The new tax seems to be aimed primarily at non-resident platform owners which are used by residents to trade in these assets, but it also applies to Kenyan platforms. Residents who trade in these assets should currently be declaring them as income or as a capital gain and if they declare these gains, the new tax will introduce double taxation, as it appears to be an additional tax rather than an advanced payment of income tax or CGT. The tax could be punitive for a person who exchanges an asset at a loss, and there is no provision for tax credits or adding the tax to the cost base of the asset. Where residents use cryptocurrencies that have a stable value, (such as USDT and USDP) to pay foreign creditors, this method will no longer be viable if these platforms register and deduct the tax. Tax, and all withholding tax (WHT) except that on betting, has to be paid within five days of the transaction which will be bureaucratic for any business making lots of payments or entering into many transactions. This could involve having to lodge returns every day. Betting excise duty now has to be paid within 24 hours.

Comments have been made that this new tax could stifle innovation and dissuade Kenyans from adopting new ways of doing business. It will also discourage foreign platforms from offering their services to Kenyan residents, and will hamper the development of Kenyan platforms to trade crypto assets.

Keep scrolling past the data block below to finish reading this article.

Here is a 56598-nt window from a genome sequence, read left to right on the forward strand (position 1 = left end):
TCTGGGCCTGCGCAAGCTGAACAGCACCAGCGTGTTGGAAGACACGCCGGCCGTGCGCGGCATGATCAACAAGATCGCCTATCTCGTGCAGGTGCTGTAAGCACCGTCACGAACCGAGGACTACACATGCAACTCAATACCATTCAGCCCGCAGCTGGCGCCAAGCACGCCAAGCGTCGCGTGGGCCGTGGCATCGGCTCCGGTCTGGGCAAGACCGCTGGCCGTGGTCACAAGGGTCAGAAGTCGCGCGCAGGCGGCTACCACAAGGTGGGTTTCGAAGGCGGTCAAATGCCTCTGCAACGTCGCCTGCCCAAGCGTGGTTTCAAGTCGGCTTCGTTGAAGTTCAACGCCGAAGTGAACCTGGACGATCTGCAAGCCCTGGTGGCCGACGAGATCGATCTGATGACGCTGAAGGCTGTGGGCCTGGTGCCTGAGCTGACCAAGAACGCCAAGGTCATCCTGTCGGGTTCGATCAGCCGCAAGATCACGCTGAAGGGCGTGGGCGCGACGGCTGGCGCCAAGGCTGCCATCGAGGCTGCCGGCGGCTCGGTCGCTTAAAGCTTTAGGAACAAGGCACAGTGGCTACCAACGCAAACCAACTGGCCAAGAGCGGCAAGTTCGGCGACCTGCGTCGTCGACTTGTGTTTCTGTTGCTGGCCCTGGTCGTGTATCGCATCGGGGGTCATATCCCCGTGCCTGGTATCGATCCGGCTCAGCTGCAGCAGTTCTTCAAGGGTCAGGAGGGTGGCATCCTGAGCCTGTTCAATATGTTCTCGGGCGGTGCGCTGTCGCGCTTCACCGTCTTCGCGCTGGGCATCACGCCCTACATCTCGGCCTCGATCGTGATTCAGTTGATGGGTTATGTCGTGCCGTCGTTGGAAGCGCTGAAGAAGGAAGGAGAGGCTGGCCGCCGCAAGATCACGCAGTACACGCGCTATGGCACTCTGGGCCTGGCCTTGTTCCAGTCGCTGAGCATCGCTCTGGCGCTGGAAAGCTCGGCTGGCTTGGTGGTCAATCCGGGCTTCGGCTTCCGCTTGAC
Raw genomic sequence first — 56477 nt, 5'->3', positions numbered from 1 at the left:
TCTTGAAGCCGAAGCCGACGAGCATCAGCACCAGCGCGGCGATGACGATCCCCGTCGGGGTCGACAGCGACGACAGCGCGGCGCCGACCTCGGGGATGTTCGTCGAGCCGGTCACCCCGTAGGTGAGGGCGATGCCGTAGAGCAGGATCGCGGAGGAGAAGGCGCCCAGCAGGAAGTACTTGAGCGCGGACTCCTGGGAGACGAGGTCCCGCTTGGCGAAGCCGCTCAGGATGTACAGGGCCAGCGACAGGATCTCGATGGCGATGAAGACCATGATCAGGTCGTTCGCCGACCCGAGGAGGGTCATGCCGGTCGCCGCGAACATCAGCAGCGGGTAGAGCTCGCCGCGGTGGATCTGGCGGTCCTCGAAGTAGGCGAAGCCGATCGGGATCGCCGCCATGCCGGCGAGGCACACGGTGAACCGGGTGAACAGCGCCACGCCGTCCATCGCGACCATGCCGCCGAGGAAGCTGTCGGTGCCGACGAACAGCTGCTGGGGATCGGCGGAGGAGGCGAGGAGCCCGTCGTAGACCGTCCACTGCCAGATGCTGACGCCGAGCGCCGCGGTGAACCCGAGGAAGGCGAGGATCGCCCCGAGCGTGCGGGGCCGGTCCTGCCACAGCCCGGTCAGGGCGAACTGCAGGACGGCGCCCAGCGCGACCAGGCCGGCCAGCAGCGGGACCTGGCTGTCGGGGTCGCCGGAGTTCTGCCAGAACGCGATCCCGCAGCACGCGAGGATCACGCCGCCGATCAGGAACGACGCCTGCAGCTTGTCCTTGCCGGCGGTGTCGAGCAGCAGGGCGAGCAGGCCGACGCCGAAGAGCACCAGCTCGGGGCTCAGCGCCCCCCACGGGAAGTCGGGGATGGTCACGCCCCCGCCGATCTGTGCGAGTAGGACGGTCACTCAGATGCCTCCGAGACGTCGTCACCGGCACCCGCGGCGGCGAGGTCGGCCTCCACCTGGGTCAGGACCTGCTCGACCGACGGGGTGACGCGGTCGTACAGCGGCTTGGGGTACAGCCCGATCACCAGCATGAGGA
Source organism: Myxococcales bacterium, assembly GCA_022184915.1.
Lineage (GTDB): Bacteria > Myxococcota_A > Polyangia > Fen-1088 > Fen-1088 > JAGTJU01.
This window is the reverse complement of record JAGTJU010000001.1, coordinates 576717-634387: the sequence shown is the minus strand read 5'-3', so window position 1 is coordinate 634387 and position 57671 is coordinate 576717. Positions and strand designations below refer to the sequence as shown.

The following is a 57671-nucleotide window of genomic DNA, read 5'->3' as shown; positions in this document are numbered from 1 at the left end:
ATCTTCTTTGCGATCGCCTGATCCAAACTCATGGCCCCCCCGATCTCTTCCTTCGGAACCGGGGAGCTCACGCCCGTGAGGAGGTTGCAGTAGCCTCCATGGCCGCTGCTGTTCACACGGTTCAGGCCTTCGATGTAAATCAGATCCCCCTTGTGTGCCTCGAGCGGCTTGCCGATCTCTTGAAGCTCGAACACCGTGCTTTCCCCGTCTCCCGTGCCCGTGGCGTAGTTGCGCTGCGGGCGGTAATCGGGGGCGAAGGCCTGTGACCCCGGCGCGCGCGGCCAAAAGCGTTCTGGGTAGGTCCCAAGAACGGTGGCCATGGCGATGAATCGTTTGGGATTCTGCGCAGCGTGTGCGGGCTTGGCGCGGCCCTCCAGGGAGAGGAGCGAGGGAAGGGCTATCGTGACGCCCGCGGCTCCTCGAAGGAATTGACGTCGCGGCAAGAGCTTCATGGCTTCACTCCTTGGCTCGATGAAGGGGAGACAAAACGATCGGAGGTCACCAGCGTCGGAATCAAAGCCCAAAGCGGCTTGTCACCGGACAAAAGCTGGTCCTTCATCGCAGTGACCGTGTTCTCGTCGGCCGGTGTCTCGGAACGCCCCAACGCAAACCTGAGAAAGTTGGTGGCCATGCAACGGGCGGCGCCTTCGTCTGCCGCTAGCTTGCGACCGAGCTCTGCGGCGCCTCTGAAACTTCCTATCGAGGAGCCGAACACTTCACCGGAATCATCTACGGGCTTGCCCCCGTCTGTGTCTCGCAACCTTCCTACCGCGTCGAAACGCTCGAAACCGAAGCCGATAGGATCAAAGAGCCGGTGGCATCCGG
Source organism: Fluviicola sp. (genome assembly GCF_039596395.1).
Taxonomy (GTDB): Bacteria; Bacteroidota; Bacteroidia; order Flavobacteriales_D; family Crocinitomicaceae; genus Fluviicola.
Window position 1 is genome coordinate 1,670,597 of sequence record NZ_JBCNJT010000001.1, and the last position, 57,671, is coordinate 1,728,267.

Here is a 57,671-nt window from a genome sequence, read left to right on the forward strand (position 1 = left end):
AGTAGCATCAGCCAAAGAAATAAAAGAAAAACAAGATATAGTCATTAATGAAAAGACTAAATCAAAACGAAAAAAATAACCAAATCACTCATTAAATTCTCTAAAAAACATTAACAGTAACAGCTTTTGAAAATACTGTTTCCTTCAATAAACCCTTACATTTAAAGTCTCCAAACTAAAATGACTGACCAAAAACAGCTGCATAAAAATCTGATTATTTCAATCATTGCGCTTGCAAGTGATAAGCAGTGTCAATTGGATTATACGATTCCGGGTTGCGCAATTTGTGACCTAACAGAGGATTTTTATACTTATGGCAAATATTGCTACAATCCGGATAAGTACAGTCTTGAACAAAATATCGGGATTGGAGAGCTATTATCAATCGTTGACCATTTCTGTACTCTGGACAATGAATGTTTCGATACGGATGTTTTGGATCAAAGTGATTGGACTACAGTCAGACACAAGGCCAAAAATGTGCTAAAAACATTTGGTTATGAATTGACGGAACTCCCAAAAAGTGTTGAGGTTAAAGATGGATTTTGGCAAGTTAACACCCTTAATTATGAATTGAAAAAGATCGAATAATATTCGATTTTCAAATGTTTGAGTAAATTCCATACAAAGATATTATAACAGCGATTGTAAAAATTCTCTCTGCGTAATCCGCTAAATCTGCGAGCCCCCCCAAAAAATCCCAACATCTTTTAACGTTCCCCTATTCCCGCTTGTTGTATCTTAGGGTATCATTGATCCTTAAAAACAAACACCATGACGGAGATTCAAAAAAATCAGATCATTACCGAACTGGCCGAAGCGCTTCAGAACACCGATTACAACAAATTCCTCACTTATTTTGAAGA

Foreign residents transferring crypto assets on a Kenyan platform may be protected from the tax by a Double Taxation Agreement, if they are resident in a country which has such an agreement with Kenya. They may, of course, still be liable to tax on the transaction in their home country.

Withholding tax on digital content monetisation

A new withholding tax (WHT) has been introduced on “digital content monetisation” (DCM). DCM is described as the offering for payment entertainment, social, literal, artistic, educational or any other material electronically through any medium or channel, “in any of the following forms…” including types of website advertising, sponsorship, marketing and subscription services.